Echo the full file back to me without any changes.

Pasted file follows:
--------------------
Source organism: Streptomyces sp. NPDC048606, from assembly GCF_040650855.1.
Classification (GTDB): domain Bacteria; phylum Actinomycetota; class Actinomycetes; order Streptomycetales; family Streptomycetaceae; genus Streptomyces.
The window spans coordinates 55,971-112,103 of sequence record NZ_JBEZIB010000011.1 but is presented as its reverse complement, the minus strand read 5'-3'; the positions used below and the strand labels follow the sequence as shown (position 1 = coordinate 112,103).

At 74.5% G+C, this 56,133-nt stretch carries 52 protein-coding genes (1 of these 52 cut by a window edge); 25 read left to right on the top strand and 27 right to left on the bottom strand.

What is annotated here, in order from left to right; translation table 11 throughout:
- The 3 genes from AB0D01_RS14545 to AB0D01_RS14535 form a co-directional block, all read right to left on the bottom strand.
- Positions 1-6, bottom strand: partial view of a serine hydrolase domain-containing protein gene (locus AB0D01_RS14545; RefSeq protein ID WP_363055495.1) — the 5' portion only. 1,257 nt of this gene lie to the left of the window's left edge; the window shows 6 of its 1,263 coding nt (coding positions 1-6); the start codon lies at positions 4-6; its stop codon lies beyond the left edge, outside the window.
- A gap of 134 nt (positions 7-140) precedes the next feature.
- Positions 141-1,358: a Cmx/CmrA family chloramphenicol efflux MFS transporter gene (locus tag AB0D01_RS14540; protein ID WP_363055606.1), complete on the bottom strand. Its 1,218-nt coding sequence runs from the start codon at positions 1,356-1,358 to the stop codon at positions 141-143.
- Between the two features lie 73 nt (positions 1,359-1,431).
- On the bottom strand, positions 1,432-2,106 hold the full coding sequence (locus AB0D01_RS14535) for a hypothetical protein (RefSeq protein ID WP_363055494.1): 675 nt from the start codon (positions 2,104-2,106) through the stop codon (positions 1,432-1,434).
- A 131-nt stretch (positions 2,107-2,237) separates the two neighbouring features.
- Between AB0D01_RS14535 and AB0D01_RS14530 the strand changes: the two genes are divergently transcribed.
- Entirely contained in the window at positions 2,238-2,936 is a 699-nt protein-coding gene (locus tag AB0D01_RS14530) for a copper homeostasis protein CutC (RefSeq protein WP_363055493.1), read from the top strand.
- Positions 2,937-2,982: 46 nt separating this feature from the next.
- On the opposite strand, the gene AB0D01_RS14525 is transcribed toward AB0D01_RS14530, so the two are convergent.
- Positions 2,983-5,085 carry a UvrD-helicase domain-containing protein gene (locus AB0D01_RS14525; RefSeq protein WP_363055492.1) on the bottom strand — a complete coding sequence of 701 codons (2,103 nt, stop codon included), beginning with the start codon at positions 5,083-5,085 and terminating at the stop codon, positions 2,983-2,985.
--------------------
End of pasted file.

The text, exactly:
Source organism: Streptomyces sp. NPDC048606, from assembly GCF_040650855.1.
Classification (GTDB): domain Bacteria; phylum Actinomycetota; class Actinomycetes; order Streptomycetales; family Streptomycetaceae; genus Streptomyces.
The window spans coordinates 55,971-112,103 of sequence record NZ_JBEZIB010000011.1 but is presented as its reverse complement, the minus strand read 5'-3'; the positions used below and the strand labels follow the sequence as shown (position 1 = coordinate 112,103).

At 74.5% G+C, this 56,133-nt stretch carries 52 protein-coding genes (1 of these 52 cut by a window edge); 25 read left to right on the top strand and 27 right to left on the bottom strand.

What is annotated here, in order from left to right; translation table 11 throughout:
- The 3 genes from AB0D01_RS14545 to AB0D01_RS14535 form a co-directional block, all read right to left on the bottom strand.
- Positions 1-6, bottom strand: partial view of a serine hydrolase domain-containing protein gene (locus AB0D01_RS14545; RefSeq protein ID WP_363055495.1) — the 5' portion only. 1,257 nt of this gene lie to the left of the window's left edge; the window shows 6 of its 1,263 coding nt (coding positions 1-6); the start codon lies at positions 4-6; its stop codon lies beyond the left edge, outside the window.
- A gap of 134 nt (positions 7-140) precedes the next feature.
- Positions 141-1,358: a Cmx/CmrA family chloramphenicol efflux MFS transporter gene (locus tag AB0D01_RS14540; protein ID WP_363055606.1), complete on the bottom strand. Its 1,218-nt coding sequence runs from the start codon at positions 1,356-1,358 to the stop codon at positions 141-143.
- Between the two features lie 73 nt (positions 1,359-1,431).
- On the bottom strand, positions 1,432-2,106 hold the full coding sequence (locus AB0D01_RS14535) for a hypothetical protein (RefSeq protein ID WP_363055494.1): 675 nt from the start codon (positions 2,104-2,106) through the stop codon (positions 1,432-1,434).
- A 131-nt stretch (positions 2,107-2,237) separates the two neighbouring features.
- Between AB0D01_RS14535 and AB0D01_RS14530 the strand changes: the two genes are divergently transcribed.
- Entirely contained in the window at positions 2,238-2,936 is a 699-nt protein-coding gene (locus tag AB0D01_RS14530) for a copper homeostasis protein CutC (RefSeq protein WP_363055493.1), read from the top strand.
- Positions 2,937-2,982: 46 nt separating this feature from the next.
- On the opposite strand, the gene AB0D01_RS14525 is transcribed toward AB0D01_RS14530, so the two are convergent.
- Positions 2,983-5,085 carry a UvrD-helicase domain-containing protein gene (locus AB0D01_RS14525; RefSeq protein WP_363055492.1) on the bottom strand — a complete coding sequence of 701 codons (2,103 nt, stop codon included), beginning with the start codon at positions 5,083-5,085 and terminating at the stop codon, positions 2,983-2,985.